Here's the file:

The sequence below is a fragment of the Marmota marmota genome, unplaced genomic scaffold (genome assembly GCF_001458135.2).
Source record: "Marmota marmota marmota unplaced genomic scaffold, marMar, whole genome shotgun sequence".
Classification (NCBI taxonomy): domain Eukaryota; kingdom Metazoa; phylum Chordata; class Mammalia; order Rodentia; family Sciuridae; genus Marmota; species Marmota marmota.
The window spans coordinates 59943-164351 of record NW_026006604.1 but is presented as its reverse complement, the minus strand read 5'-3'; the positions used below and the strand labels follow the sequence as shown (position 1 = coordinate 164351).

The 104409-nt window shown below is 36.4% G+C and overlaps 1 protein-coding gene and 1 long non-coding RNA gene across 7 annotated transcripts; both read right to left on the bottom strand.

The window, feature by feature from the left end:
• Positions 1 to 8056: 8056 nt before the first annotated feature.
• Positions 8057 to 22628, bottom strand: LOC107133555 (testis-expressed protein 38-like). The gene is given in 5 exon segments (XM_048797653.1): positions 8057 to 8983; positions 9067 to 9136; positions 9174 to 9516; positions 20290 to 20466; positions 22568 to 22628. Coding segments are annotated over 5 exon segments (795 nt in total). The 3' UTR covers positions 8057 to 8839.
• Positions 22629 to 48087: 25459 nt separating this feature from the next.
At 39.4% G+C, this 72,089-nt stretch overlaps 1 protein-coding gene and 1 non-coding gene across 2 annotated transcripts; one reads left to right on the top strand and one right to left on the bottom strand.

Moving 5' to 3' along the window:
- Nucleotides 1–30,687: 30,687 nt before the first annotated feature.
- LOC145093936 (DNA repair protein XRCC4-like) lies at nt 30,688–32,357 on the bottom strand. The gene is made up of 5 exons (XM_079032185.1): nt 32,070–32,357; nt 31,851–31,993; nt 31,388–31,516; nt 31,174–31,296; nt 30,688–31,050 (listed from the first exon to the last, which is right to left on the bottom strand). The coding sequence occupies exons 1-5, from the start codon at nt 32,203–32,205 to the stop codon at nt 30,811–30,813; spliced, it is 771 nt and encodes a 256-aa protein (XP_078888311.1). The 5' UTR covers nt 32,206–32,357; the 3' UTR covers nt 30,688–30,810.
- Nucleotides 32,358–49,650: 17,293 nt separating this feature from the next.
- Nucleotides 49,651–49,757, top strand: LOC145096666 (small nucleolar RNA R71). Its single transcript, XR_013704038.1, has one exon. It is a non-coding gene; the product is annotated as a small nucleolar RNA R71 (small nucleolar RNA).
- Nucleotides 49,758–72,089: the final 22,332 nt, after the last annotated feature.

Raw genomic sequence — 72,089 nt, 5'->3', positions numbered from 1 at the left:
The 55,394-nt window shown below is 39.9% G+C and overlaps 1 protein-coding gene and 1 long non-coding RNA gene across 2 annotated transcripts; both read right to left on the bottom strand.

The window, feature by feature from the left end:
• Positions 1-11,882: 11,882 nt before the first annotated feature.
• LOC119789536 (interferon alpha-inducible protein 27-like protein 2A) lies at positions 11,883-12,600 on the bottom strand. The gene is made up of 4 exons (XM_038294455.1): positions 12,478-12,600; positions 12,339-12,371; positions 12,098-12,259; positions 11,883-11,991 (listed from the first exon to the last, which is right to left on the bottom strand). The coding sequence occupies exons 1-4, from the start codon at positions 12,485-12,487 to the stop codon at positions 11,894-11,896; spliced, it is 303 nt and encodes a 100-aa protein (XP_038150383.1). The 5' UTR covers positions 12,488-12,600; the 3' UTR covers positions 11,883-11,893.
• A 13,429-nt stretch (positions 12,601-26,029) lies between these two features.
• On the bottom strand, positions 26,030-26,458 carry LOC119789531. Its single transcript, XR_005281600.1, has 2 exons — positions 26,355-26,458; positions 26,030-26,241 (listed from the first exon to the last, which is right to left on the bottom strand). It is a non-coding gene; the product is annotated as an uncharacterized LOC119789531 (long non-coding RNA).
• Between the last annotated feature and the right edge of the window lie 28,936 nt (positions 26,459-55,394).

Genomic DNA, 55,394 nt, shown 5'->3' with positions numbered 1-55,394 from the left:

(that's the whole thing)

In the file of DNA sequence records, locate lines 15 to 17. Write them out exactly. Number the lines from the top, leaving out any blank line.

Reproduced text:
- Nucleotides 49,651–49,757, top strand: LOC145096666 (small nucleolar RNA R71). Its single transcript, XR_013704038.1, has one exon. It is a non-coding gene; the product is annotated as a small nucleolar RNA R71 (small nucleolar RNA).
- Nucleotides 49,758–72,089: the final 22,332 nt, after the last annotated feature.

Raw genomic sequence — 72,089 nt, 5'->3', positions numbered from 1 at the left: